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Pallone travels to tsunami impacted South Asia (Day 3: Sri Lanka & India)

January 12, 2005

It is my belief that a critical aspect of my mission here is my responsibility to report back to Congress and to my constituents the situation in these nations. This trip has given me the opportunity to see the damage firsthand and to talk directly with aid workers on the ground so that we can best decide our next course of action.

I feel very strongly that we must think long term. As I mentioned yesterday, these countries have done a remarkable job managing this tragedy thus far, but they are going to need continuing international support to ensure a full recovery.


This morning, we met with representatives from the various United Nations teams working in Sri Lanka, including UNICEF, the World Health Organization (WHO), the U.N. High Commission for Refugees and the U.N. Development Program (UNDP). They provided us with an in depth report on the status of relief and reconstruction efforts in Sri Lanka.

The UNDP representative gave me a sobering overview of the tsunami's impact on Sri Lanka's fishing industry. UNDP estimated that of 29,500 fishing boats pre-tsunami, only 9,863 survived, and that an estimated 7,573 people in the fishing industry were killed and 5,686 are still missing. UNDP estimates that it will cost upwards of $70 million to repair or replace the boats, not including the damage to other sectors of the industry.

It is my intention when I return home to work with the fishing community in New Jersey to reach out to the fishing community in Sri Lanka and throughout South Asia. New Jersey has one of the largest fishing communities in the nation and I know that people back home will be willing to help.

I also met today with both the Sri Lankan Prime Minister and Foreign Minister. I have met several times with the Foreign Minister on his visits to Washington when he briefed the Congressional Sri Lankan Caucus, which I chair.

The Foreign Minister mentioned that many of the relief efforts by the Sri Lankan government are geared toward reesta blishing talks with the Tamil Tigers. The Tigers are a terrorist organization that occupies several of the areas affected by the tsunami. While they initially balked at assistance from the government, they have since changed their mind and now allow help from the government and international agencies. It is their hope that this will be an opportunity to restart peace talks and finally settle the conflict between the Tigers and the Sri Lankan government.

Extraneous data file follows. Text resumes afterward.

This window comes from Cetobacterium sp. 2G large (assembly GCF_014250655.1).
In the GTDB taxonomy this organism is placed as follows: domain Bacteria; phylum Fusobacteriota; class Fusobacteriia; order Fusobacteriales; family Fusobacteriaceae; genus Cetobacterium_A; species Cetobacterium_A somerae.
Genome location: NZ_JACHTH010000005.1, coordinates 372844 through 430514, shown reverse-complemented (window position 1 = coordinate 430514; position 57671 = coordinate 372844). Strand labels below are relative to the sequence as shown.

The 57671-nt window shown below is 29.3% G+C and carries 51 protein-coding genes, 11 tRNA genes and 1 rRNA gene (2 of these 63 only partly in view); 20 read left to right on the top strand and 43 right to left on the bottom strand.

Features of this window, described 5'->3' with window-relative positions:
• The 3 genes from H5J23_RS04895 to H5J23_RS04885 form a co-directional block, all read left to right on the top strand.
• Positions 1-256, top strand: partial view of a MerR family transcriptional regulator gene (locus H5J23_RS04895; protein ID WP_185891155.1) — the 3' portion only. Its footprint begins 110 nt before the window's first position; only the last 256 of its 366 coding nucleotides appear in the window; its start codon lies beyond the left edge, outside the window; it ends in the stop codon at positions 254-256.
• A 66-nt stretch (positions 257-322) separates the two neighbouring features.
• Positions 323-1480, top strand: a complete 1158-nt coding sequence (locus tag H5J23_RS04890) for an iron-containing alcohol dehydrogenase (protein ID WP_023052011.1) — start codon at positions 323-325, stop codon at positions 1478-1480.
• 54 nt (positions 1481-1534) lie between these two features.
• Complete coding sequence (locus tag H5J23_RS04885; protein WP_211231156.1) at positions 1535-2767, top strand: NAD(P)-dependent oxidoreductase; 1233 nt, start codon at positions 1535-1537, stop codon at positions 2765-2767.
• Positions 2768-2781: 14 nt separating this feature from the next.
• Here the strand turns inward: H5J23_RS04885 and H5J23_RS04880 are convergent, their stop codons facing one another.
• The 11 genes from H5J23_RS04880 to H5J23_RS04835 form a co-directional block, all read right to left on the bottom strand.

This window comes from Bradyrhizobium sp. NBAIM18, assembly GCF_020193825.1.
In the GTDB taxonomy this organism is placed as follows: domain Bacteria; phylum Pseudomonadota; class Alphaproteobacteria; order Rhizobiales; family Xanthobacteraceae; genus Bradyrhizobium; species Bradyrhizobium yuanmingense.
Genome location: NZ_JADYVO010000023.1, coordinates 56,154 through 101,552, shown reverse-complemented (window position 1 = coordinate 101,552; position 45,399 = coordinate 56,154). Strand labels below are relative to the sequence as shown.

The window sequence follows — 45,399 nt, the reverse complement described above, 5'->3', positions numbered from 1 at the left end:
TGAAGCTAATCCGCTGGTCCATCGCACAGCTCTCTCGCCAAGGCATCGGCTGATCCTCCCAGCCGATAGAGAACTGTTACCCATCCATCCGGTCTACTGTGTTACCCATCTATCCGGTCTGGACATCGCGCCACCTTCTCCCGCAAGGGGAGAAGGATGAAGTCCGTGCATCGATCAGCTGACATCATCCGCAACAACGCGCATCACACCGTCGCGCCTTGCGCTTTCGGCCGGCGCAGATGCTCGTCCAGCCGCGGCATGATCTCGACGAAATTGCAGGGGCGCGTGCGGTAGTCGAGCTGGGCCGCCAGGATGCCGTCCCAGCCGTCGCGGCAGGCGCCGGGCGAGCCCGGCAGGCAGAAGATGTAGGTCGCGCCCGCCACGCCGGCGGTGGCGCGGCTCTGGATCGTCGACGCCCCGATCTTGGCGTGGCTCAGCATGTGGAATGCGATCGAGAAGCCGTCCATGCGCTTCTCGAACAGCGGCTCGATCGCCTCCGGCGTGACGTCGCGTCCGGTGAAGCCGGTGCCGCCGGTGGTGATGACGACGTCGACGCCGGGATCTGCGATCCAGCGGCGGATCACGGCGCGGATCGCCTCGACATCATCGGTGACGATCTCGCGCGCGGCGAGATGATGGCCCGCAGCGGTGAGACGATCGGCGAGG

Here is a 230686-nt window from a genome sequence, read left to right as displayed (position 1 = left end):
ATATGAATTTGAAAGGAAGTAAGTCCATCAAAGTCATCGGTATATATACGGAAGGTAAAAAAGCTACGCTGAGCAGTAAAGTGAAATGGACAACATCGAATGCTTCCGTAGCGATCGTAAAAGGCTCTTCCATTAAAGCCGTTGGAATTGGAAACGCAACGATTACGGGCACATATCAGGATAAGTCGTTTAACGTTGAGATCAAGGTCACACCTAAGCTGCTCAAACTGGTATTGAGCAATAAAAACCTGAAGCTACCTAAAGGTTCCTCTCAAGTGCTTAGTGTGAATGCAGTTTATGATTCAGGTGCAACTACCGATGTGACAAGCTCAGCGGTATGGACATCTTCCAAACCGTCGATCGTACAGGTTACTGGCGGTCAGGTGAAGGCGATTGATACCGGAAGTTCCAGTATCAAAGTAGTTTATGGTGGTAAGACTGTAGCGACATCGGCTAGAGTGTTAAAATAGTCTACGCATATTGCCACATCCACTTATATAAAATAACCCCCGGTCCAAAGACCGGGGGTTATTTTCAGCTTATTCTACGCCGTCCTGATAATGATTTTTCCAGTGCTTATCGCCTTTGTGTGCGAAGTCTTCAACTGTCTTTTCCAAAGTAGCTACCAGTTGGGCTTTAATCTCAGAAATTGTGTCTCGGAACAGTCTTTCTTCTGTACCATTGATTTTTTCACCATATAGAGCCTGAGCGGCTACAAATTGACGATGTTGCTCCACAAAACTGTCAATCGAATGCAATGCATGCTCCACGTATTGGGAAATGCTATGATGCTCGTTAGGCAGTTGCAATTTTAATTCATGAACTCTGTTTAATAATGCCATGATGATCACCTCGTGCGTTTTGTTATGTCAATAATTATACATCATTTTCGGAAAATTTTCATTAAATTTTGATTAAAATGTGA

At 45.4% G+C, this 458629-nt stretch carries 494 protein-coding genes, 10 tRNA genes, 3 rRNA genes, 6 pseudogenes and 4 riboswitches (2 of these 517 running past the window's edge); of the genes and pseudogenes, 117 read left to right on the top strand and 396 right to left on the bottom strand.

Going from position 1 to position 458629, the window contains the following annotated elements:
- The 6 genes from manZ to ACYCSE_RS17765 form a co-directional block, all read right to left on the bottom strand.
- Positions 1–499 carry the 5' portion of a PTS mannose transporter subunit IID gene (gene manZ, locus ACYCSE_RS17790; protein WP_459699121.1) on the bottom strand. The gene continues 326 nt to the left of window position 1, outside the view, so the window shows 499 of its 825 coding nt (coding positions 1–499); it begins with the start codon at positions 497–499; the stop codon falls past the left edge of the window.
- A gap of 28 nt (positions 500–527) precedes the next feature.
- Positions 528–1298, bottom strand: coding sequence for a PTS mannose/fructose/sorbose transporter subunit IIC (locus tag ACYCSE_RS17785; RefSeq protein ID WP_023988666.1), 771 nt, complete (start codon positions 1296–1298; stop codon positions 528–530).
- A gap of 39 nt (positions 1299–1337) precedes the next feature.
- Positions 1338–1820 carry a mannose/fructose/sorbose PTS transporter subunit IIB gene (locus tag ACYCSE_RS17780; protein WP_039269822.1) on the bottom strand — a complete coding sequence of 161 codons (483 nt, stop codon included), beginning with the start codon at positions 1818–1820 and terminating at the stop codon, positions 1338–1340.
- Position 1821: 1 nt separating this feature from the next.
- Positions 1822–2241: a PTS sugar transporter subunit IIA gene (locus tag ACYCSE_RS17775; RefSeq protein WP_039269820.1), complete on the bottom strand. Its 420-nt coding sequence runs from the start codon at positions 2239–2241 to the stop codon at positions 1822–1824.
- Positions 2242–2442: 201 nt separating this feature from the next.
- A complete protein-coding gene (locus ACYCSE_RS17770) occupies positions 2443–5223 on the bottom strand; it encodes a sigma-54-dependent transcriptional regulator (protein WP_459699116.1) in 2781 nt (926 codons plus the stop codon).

Something that has struck me as I have traveled from country to country is the strong sense of community between these countries. At the refugee center in Sri Lanka yesterday, there was a team of Indian physicians treating the sick and wounded. Even though India's shores experienced considerable damage during the tsunami, the Indian government immediately dispatched naval ships to Sri Lanka to assist in relief efforts.

And the international response has been just as positive. We have met with U.S. Marines in both Thailand and Sri Lanka that were dispatched to help with relief efforts. There were Marines yesterday in Galle City helping to remove debris from a playground, working side-by-side with neighborhood children. I have met with countless U.S.-based aid workers that are here to lend their expertise and knowledge. The Sri Lankan ambassador told me last week before my trip that they had to stop allowing medical teams into the country due to the fact that so many aid workers were interested in coming to help. With so many doctors flying in to help, they were afraid they would lose track of them all.

The tragedy in South Asia has brought the whole world together as a community. We've all seen the devastation and want to know what we can do to help. After my trip to South Asia, I can assure you that the assistance is appreciated and is making all the difference as the people of South Asia work to rebuild.